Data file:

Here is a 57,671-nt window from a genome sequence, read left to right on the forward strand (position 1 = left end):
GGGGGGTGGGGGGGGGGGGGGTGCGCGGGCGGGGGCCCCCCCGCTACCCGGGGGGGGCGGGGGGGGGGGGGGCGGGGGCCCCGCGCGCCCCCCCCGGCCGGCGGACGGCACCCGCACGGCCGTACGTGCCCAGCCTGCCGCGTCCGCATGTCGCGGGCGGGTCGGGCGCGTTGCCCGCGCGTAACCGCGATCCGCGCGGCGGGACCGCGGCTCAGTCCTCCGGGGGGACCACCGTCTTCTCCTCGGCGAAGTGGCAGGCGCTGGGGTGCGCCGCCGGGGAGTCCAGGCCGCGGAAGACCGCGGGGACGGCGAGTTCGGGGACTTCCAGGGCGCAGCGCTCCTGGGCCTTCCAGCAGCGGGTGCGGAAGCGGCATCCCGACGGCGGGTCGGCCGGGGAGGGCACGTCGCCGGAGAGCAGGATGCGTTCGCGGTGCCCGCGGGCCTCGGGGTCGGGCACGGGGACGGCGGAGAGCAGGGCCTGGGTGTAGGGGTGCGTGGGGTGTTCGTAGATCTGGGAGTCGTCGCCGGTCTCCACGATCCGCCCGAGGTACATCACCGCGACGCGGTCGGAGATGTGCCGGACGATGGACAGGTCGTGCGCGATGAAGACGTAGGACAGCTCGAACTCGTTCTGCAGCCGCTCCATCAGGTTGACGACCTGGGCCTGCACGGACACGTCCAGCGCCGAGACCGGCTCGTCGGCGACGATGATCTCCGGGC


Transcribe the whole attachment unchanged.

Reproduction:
Here is a 57,671-nt window from a genome sequence, read left to right on the forward strand (position 1 = left end):
GGGGGGTGGGGGGGGGGGGGGTGCGCGGGCGGGGGCCCCCCCGCTACCCGGGGGGGGCGGGGGGGGGGGGGGCGGGGGCCCCGCGCGCCCCCCCCGGCCGGCGGACGGCACCCGCACGGCCGTACGTGCCCAGCCTGCCGCGTCCGCATGTCGCGGGCGGGTCGGGCGCGTTGCCCGCGCGTAACCGCGATCCGCGCGGCGGGACCGCGGCTCAGTCCTCCGGGGGGACCACCGTCTTCTCCTCGGCGAAGTGGCAGGCGCTGGGGTGCGCCGCCGGGGAGTCCAGGCCGCGGAAGACCGCGGGGACGGCGAGTTCGGGGACTTCCAGGGCGCAGCGCTCCTGGGCCTTCCAGCAGCGGGTGCGGAAGCGGCATCCCGACGGCGGGTCGGCCGGGGAGGGCACGTCGCCGGAGAGCAGGATGCGTTCGCGGTGCCCGCGGGCCTCGGGGTCGGGCACGGGGACGGCGGAGAGCAGGGCCTGGGTGTAGGGGTGCGTGGGGTGTTCGTAGATCTGGGAGTCGTCGCCGGTCTCCACGATCCGCCCGAGGTACATCACCGCGACGCGGTCGGAGATGTGCCGGACGATGGACAGGTCGTGCGCGATGAAGACGTAGGACAGCTCGAACTCGTTCTGCAGCCGCTCCATCAGGTTGACGACCTGGGCCTGCACGGACACGTCCAGCGCCGAGACCGGCTCGTCGGCGACGATGATCTCCGGGC